It's a proposition I will defend: 'the future of humanity depends on how we value the rest of life and on our learning to be more humane. An important dimension will be whether we can protect our closest relatives, the great apes, in the habitats of which they are a part'.
There are few better advocates for this position than Richard Leakey, who spoke for GRASP, the Orangutan Foundation and Wildlife Direct and others at the RGS last night. His key points (including a sharp dig at eco-tourism) are well summarised in this article from David Adam. But one of the things I most enjoyed in his presentation was as a humorous aside regarding the origin of orangs.
The evidence suggested orangs migrated from East Africa all the way to South East Asia something like 12 to 8 million (?) years ago. Orangs do not walk on the ground (although as an aside see this) so that means, said Leakey, that there was once gallery forest all the way from Africa to Indonesia. The thought of orangs gradually crossing it keeps him 'endlessly amused', he said, as he sometimes lies awake late at night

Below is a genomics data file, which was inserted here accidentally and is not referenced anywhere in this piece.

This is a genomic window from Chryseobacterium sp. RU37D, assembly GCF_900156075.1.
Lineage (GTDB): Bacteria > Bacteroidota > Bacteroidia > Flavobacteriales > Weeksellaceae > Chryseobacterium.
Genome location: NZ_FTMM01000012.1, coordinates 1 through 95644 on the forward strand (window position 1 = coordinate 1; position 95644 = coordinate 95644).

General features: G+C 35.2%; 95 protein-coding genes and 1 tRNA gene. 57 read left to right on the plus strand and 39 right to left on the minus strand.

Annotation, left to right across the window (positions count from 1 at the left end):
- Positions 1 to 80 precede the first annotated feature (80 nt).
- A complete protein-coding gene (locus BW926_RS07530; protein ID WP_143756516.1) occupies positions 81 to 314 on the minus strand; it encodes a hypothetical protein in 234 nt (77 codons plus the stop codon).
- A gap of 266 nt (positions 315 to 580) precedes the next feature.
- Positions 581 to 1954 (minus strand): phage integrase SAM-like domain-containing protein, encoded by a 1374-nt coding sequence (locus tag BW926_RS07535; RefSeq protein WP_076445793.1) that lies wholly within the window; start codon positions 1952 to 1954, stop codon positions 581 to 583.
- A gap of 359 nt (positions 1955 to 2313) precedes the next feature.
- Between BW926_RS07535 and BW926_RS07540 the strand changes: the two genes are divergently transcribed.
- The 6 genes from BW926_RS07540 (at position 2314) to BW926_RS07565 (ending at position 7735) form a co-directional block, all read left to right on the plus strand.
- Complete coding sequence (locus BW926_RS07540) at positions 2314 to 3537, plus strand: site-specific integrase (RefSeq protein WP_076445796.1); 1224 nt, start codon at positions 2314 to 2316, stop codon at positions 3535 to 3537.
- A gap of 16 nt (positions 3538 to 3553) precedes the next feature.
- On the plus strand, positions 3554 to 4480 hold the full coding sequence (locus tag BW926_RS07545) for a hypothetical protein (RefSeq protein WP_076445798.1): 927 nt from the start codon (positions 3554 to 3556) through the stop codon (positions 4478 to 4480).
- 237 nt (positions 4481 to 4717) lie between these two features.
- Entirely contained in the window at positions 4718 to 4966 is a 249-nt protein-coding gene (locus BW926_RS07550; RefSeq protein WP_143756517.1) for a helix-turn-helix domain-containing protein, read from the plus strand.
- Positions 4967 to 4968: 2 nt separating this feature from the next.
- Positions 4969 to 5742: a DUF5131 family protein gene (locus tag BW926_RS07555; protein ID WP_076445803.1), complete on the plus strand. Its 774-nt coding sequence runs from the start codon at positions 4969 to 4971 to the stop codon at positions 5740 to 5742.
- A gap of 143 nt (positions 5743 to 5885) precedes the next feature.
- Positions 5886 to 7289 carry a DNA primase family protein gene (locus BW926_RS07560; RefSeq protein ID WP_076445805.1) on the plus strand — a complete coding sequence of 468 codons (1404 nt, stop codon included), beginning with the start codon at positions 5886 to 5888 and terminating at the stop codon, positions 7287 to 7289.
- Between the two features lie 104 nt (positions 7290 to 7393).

It is indeed a very pleasant thought, though of course informed by pain given what we know of current rates of destruction, with hundreds (out about 50,000 remaining individuals said Leakey; I think I've read fewer than 30,000) burning to death every year.
And it is an imaginative thought, capable of informing humanity grounded in the reality of this world (as distinct from metaphysical musings), where -- for example -- wildlife rangers protecting mountain gorillas in the Congo have seen some 150 of their colleagues murdered by poachers and in some cases have not been paid in three or four years: a situation that Leakey described as 'really quite demoralising, you know'.
Above: young man of the forest